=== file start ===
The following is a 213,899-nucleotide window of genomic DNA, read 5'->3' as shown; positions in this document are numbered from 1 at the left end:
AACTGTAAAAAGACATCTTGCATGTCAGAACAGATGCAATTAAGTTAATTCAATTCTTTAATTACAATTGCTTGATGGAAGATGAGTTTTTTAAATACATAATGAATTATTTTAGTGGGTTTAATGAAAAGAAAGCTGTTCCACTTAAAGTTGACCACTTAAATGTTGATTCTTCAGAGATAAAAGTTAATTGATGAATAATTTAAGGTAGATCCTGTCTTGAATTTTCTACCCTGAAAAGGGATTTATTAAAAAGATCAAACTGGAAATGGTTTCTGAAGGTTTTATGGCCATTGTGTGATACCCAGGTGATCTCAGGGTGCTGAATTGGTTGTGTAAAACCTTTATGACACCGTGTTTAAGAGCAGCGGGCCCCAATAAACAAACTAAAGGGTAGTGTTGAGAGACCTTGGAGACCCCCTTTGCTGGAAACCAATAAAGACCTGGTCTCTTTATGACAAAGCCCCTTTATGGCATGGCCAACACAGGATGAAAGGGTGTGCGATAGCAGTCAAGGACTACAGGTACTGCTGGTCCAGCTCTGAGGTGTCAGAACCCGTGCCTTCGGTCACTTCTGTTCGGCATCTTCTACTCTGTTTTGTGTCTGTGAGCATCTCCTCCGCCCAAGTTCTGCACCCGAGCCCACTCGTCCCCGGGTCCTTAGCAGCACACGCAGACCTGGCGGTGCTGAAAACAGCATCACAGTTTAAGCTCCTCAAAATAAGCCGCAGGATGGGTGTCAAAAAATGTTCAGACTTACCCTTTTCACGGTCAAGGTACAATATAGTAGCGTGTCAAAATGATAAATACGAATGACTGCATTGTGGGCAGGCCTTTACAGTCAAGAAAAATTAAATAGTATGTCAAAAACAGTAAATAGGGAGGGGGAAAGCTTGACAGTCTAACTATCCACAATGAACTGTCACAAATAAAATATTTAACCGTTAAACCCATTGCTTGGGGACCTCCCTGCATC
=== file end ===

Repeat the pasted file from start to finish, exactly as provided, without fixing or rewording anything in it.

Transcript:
The following is a 213,899-nucleotide window of genomic DNA, read 5'->3' as shown; positions in this document are numbered from 1 at the left end:
AACTGTAAAAAGACATCTTGCATGTCAGAACAGATGCAATTAAGTTAATTCAATTCTTTAATTACAATTGCTTGATGGAAGATGAGTTTTTTAAATACATAATGAATTATTTTAGTGGGTTTAATGAAAAGAAAGCTGTTCCACTTAAAGTTGACCACTTAAATGTTGATTCTTCAGAGATAAAAGTTAATTGATGAATAATTTAAGGTAGATCCTGTCTTGAATTTTCTACCCTGAAAAGGGATTTATTAAAAAGATCAAACTGGAAATGGTTTCTGAAGGTTTTATGGCCATTGTGTGATACCCAGGTGATCTCAGGGTGCTGAATTGGTTGTGTAAAACCTTTATGACACCGTGTTTAAGAGCAGCGGGCCCCAATAAACAAACTAAAGGGTAGTGTTGAGAGACCTTGGAGACCCCCTTTGCTGGAAACCAATAAAGACCTGGTCTCTTTATGACAAAGCCCCTTTATGGCATGGCCAACACAGGATGAAAGGGTGTGCGATAGCAGTCAAGGACTACAGGTACTGCTGGTCCAGCTCTGAGGTGTCAGAACCCGTGCCTTCGGTCACTTCTGTTCGGCATCTTCTACTCTGTTTTGTGTCTGTGAGCATCTCCTCCGCCCAAGTTCTGCACCCGAGCCCACTCGTCCCCGGGTCCTTAGCAGCACACGCAGACCTGGCGGTGCTGAAAACAGCATCACAGTTTAAGCTCCTCAAAATAAGCCGCAGGATGGGTGTCAAAAAATGTTCAGACTTACCCTTTTCACGGTCAAGGTACAATATAGTAGCGTGTCAAAATGATAAATACGAATGACTGCATTGTGGGCAGGCCTTTACAGTCAAGAAAAATTAAATAGTATGTCAAAAACAGTAAATAGGGAGGGGGAAAGCTTGACAGTCTAACTATCCACAATGAACTGTCACAAATAAAATATTTAACCGTTAAACCCATTGCTTGGGGACCTCCCTGCATC